A total of 17 biting midge species were found in the northern part of European Russia (the Republic of Karelia): С obsoietus, С. chiopterus, С. gris-escens, С. pulicaris, С. impunctatus, С. fagineus, С. fasciperniis, С. subfasci-
pennis, С. pallidicornis, С. albicans, С. punctans, С. stigma, С. circumscriptus,
С. salinarius, С. carjalaensis, С. odibilis, С. pictipennis [1, 13, 14, 20].
In the conditions of the southern and middle areas of Karelia, the biting midge flight period lasts from late May-early June till late September-first half of October, i.e. 4. 0−4.5 months. Two population maximums are observed during this period, the first in the second half of June-first half of July, and the second from late July till early September. Such flight duration and the presence of two maximums are explained by the emergence of dominant species at different times.
The seasonal dynamics of biting midge population number is different in the northern areas of the republic and on the Kola Peninsula. The flight period in the Khibiny is shorter and begins later [39]. The first biting midge specimens were found on July 18, and a flight maximum was observed in August.
To the south of Karelia, in Estonia [18, 19] and Moscow and Ivanovo Regions [40], the biting midge flight period somewhat extends and lasts from mid-May till the end of October. Most of biting midge species in Karelia hibernate in the larval stage. One of the species (С grisescens) hibernates in the egg stage, which explains its late emergence and population maximum in the second half of summer.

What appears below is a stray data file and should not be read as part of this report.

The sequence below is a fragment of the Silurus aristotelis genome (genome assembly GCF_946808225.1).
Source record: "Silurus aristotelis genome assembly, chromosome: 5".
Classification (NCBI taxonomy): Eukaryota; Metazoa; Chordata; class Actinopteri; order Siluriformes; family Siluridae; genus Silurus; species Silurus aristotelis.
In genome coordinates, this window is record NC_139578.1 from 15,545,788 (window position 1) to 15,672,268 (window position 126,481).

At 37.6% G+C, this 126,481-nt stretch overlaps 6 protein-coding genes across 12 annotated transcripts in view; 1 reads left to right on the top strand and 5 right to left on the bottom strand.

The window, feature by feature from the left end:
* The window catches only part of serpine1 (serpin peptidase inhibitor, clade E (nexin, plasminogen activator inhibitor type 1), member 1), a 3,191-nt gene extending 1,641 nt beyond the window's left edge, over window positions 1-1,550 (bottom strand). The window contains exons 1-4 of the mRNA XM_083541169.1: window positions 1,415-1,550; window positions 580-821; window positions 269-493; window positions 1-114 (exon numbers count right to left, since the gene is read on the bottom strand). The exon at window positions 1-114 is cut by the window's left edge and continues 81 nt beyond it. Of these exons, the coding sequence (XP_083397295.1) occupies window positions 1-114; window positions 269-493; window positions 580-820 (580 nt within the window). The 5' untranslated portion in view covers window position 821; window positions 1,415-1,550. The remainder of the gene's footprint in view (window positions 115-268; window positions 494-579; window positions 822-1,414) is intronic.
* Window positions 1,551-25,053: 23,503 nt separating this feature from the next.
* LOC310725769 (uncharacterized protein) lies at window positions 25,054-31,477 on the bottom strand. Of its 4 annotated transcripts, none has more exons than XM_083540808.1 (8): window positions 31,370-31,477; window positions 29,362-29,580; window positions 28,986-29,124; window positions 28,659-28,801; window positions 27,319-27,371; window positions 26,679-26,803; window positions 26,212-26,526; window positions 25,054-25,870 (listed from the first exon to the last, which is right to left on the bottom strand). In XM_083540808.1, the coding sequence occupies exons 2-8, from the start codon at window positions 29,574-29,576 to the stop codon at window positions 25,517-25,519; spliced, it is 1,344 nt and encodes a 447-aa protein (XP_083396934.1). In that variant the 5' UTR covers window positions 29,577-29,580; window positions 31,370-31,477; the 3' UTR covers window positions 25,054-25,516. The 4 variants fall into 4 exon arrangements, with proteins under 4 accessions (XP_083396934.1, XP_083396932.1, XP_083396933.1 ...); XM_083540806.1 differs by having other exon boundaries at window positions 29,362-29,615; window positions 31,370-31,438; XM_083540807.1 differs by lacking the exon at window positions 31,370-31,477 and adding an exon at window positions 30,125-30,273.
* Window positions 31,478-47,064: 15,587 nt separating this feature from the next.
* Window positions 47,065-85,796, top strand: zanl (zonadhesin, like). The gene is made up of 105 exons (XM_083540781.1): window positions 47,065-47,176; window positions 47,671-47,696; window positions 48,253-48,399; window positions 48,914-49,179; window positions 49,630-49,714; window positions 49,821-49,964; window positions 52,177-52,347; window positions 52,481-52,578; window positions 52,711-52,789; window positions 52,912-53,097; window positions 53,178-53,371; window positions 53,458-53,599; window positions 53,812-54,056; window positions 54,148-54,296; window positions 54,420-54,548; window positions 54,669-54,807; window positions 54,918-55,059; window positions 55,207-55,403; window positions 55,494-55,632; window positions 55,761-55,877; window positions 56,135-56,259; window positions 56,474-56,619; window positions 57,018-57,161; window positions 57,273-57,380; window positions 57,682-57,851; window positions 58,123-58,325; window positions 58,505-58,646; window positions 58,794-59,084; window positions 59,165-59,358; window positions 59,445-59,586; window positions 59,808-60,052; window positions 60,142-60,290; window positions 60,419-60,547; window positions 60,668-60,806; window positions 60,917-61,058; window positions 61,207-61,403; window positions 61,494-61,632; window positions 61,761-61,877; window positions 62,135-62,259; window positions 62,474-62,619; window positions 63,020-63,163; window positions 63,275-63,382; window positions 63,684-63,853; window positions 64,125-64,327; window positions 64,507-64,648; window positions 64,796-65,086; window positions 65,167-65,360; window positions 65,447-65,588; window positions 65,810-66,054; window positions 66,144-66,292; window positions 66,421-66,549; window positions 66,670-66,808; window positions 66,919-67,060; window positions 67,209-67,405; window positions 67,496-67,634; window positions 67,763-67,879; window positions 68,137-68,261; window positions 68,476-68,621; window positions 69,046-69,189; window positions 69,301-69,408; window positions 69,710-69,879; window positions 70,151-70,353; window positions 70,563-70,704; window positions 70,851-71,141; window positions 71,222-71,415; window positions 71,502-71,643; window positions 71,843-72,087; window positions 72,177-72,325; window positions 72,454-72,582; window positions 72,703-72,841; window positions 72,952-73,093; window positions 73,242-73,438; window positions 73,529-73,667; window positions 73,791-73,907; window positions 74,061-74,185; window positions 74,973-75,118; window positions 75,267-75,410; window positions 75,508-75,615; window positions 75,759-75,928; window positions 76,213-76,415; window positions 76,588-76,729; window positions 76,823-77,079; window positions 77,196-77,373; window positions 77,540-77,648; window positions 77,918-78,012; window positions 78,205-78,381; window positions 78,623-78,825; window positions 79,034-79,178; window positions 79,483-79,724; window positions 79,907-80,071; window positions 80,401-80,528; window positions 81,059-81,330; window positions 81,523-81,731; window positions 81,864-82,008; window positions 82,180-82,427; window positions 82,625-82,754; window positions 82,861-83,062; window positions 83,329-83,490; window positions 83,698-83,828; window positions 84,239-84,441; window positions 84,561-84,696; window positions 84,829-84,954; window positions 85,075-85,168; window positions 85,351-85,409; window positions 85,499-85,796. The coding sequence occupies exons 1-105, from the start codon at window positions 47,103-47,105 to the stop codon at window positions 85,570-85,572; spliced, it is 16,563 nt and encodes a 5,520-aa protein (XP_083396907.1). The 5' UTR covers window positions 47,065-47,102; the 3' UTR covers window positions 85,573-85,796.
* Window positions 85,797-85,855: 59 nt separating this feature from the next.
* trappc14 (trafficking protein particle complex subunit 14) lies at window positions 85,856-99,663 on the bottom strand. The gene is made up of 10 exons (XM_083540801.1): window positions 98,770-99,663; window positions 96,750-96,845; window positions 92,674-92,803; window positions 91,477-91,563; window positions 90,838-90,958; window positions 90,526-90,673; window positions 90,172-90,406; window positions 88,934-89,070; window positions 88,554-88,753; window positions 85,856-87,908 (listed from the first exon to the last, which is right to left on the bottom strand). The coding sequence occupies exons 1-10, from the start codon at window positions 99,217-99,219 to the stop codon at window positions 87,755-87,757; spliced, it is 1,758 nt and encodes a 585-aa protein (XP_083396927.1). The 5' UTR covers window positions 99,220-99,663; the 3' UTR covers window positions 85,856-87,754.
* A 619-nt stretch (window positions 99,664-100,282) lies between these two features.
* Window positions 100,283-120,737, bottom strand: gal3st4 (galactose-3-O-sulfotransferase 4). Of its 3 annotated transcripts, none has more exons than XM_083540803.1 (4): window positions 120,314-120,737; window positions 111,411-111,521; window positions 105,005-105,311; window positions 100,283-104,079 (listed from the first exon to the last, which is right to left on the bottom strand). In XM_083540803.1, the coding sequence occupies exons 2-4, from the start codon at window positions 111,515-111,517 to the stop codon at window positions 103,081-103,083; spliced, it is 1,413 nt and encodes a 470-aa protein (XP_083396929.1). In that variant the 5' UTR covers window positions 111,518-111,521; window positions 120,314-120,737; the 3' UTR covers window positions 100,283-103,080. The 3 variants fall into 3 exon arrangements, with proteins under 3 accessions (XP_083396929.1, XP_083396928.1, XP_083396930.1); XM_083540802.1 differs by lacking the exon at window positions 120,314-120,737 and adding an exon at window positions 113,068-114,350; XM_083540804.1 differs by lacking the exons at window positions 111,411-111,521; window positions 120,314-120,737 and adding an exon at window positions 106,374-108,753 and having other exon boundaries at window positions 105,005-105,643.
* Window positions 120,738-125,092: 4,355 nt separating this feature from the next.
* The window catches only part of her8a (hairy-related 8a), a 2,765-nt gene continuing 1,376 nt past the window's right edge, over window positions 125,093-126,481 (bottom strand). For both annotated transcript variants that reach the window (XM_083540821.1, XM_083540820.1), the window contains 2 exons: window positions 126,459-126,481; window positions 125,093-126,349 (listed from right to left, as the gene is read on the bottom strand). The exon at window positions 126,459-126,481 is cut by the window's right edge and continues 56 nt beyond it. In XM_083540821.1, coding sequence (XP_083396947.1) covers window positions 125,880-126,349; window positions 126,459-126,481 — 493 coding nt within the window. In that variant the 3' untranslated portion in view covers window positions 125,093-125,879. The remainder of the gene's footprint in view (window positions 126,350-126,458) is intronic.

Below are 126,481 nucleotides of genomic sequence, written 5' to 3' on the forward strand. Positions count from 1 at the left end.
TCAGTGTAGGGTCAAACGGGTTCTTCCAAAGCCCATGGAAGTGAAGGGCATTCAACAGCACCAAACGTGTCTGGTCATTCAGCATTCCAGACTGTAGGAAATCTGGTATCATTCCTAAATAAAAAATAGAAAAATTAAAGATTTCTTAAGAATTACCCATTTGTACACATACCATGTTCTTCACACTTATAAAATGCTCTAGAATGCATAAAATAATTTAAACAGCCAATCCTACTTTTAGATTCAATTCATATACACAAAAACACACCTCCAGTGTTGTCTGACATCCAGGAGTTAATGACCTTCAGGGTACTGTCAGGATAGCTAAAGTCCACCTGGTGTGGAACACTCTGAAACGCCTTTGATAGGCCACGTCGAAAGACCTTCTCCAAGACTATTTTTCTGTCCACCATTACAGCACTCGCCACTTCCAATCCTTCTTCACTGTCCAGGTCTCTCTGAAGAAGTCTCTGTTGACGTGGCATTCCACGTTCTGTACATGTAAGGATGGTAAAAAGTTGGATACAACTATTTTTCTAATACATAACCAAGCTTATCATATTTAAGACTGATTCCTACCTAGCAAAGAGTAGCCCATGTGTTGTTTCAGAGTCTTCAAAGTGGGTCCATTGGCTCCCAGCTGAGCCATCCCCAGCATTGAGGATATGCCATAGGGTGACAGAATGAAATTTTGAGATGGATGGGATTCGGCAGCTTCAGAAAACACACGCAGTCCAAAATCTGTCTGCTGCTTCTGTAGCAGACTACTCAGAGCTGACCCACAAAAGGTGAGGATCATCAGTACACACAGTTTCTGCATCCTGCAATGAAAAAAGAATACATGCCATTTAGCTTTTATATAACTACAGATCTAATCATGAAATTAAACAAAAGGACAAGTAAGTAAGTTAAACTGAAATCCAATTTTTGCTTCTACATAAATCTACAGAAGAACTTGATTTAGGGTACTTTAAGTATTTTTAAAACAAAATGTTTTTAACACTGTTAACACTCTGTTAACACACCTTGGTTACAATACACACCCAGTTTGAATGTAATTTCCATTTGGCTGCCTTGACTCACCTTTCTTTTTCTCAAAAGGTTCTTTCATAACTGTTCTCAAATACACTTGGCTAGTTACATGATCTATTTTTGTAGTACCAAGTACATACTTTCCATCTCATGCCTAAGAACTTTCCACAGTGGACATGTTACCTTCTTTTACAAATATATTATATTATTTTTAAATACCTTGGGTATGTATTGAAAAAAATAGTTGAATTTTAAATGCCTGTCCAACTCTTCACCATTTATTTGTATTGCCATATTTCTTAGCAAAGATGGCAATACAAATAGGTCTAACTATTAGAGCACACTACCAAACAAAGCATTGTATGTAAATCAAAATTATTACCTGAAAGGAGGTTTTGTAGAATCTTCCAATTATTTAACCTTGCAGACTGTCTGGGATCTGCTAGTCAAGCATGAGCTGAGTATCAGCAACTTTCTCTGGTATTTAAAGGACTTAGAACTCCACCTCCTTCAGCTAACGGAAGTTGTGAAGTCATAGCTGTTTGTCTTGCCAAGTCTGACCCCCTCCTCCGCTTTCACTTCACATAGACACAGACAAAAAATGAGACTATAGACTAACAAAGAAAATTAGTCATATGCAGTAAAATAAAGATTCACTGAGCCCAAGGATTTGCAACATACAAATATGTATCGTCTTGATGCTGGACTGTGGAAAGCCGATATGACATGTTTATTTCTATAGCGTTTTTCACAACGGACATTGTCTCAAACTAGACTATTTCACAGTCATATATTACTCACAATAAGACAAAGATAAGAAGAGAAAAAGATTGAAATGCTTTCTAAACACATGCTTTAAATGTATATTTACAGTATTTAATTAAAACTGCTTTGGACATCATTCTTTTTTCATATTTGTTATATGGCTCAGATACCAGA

The number of generations for most of biting midge species in Karelia is one per year, except for С pulicaris and С stigma having two generations. For most of the species in Moscow, Ryazan and Ivanovo Regions, two generations are noted, whereas С pulicaris has at least three generations [23, 24, 40]. It was demonstrated that С. grisescens is confined to unpopulated or scarcely populated forest areas. At the same time, С pulicaris and С fasciperniis constitute the significant part of entomofauna both in the scarcely populated areas of Karelia and in the populated areas of Moscow and Ivanovo Regions [40].
In studying the biting midge species diversity in Dagestan in 1966−1968 [41], it was shown that they are one of the key components of the bloodsucking insect complex there Midges were caught on humans and horses. A total of 10 species of the genus Culicoides (С nubeculiosus, С. puncticoliis, С. ri-ethi, С. parotti, С. circumscriptus, С. pulicaris, С. obsoletus, С. marritimus,
С. simulator, С. bulbostulus) and one species of the genus Leptoconops
(L. mediterraneous) were identified. It is important to note that С. maritimus, С. simulator, С. bulbostulus and L. mediterraneus turned out to be new for all North Caucasus. However, based on the results of earlier studies which were first carried out in Dagestan in 1967 [42], only three species and one subspecies of the genus Culicoides (С puncticollis, С. pictipennis, С. subfasciperniis, С. puli-caris punctatus) and one species of the genus Leptoconops (L. bodentatus) were found.
The first biting midges in Dagestan begin to attack at daily average air temperature within 9−11 °С. In the semidesert zone, due to early spring, they emerge in April and attack till October. The mass flight was noted from late April till late May. Then the number gradually decreases due to dryout of breeding places. The biting midge species composition also changes. While six species (С nubeculosus, С. riethi, С. pulicaris, С. maritimus, С. simulator and L. mediterraneus) were identified in May, only С. pulicaris attacks in July [41].
Thus, the literature review suggests that biting midges are distributed almost everywhere in different landscape climatic and geographical zones of the Russian Federation, except for typical tundra [43]. In the Far North areas, biting midges are the most scarce and insignificant representatives of blood-sucking insects [8].